The following article was researched and written over the last three months of my undergraduate BA in Internet Communications through Curtin University. It was presented with a literature review that can also be found here.
My Research looked at the qualifying factors for the use of Digital Rights Management (DRM) in the war against end user piracy. While some publishers of digital products including Tor Books have reported no increase in end user piracy since removing all embedded DRM from their stock in the last 12 months, others such as Electronic Arts have reported no decrease of unauthorised product in the market since rolling out new anti-piracy technology. As the arts, entertainment and cultural industries navigate their way through the current transitional period of Intellectual Property Rights Management, many consumers have expressed confusion and frustration over the legal frameworks that govern the use of digital goods, and the technologies that protect them. While the removal of embedded anti-piracy technologies can leave digital product open to end user piracy, the implementation of DRM effectively wages war on paying customers. Before any DRM can be presumed a success there must first be evidence of a return on investment and a notable decrease in piracy. Without assessing the economics of piracy compared to the financial cost of implementing restrictive anti-piracy technologies, those that implement DRM will continue to devalue their product and force consumers to seek unrestricted alternatives.
If any of that sounds remotely interesting to you, I would suggest a good cup of coffee, glass of wine or bottle of craft beer for the rest of the journey.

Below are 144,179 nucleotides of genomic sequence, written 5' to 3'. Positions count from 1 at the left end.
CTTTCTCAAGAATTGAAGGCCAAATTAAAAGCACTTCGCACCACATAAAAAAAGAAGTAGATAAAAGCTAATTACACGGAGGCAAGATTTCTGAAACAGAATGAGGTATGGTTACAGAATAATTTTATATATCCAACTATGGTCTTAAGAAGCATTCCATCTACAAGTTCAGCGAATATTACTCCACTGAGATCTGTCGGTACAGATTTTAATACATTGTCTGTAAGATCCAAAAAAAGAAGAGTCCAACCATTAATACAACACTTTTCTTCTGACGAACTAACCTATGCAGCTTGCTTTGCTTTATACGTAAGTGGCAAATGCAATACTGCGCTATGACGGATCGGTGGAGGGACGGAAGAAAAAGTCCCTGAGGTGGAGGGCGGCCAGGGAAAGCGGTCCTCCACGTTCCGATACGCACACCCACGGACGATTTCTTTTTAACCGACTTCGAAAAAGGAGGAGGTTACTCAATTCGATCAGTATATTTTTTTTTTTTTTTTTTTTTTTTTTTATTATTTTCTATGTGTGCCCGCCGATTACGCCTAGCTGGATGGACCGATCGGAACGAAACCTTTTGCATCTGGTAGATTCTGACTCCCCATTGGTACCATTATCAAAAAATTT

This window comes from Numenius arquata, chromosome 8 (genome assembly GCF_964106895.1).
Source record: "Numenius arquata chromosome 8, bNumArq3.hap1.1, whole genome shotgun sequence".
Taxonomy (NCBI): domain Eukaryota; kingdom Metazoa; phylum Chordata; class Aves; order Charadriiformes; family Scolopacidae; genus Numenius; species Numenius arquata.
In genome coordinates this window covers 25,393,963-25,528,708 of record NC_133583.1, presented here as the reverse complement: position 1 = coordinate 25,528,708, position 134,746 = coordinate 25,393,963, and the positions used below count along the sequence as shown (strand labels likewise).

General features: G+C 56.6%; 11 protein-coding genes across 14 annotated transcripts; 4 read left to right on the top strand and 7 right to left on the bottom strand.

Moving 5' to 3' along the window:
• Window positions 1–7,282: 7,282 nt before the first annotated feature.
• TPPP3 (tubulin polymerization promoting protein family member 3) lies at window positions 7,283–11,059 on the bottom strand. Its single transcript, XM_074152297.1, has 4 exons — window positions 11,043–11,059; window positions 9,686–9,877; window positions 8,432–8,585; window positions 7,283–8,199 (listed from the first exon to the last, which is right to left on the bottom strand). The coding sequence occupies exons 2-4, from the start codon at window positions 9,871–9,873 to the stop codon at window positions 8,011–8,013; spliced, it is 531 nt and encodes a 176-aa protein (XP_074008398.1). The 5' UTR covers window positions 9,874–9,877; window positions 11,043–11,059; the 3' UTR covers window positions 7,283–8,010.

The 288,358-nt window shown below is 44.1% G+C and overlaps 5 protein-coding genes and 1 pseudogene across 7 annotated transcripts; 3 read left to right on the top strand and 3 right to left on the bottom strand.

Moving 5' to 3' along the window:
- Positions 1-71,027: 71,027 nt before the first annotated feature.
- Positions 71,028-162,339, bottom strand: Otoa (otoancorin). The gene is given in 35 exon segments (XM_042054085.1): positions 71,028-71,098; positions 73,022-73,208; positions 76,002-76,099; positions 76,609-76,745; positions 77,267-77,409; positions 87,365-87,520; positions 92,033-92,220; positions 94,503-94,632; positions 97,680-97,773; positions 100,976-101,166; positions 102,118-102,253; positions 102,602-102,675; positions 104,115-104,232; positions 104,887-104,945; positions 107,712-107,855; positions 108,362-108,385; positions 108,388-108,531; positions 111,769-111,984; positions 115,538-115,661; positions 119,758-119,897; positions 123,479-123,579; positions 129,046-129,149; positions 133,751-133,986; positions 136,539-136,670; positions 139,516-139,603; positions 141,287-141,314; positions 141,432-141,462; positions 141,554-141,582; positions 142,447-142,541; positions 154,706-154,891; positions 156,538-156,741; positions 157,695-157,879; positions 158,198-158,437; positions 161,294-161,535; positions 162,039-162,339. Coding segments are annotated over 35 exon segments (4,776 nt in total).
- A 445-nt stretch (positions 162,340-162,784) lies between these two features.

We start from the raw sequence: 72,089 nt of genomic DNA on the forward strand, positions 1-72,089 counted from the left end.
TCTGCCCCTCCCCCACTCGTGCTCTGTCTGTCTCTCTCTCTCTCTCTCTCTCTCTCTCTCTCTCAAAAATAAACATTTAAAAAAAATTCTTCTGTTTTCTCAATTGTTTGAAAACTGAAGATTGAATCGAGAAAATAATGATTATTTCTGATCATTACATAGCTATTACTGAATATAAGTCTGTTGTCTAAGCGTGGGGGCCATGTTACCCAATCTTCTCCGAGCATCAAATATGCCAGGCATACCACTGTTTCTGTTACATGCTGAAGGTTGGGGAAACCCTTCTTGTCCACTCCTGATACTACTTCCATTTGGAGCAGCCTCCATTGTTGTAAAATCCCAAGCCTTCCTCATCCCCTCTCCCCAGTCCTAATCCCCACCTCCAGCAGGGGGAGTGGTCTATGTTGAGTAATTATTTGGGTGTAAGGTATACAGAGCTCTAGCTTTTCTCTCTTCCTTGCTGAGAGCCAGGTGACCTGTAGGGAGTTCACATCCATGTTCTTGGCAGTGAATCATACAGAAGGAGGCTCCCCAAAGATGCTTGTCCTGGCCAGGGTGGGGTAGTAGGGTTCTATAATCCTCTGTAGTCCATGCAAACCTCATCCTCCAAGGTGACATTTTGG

As always comments, feedback and constructive criticism are greatly appreciated.
Continue reading Digital Rights Management: Devaluing content and criminalising consumers in the war to control end user piracy.
The following Literature Review is a accumulative update of the major ideas, concepts and accepted statistical data surrounding the state of Digital Rights Management (DRM) and its effectiveness for protecting the Intellectual Property (IP) online. By bringing together academic research, industry data and contrasting arguments regarding the use of DRM in the distribution of digital products, this document hopes to bring the reader up to speed with the current contributions to the DRM debate and the laws and economics that surround and inform it.
Continue reading The current state of DRM; a literature review.
Traditional applications of copyright are becoming unworkable in the contemporary media environment.
As our culture moves from a mass media environment into a participatory system of media consumption, traditional applications of copyright have become unworkable (Regner, 2010 p1). Publishers and broadcasters who once controlled the spaces their product was consumed, now face an online environment where media is increasingly utilised in spaces controlled by the audience (Bowery, 2002 ). Because of this trend, copyright law must evolve to remain relevant and ultimately protect the rights of content creators, media producers and corporate entities whose business model is based on the profitable distribution of media. This essay will argue that traditional copyright law fails to account for the economies of sharing (Lessig, 2004 p56) and the anthropological nature of human desire to use the tools available, to communicate and create, as an expression of their culture (Wikstorm, 2010 p2).
Continue reading Fair participation; why copyright laws don’t work.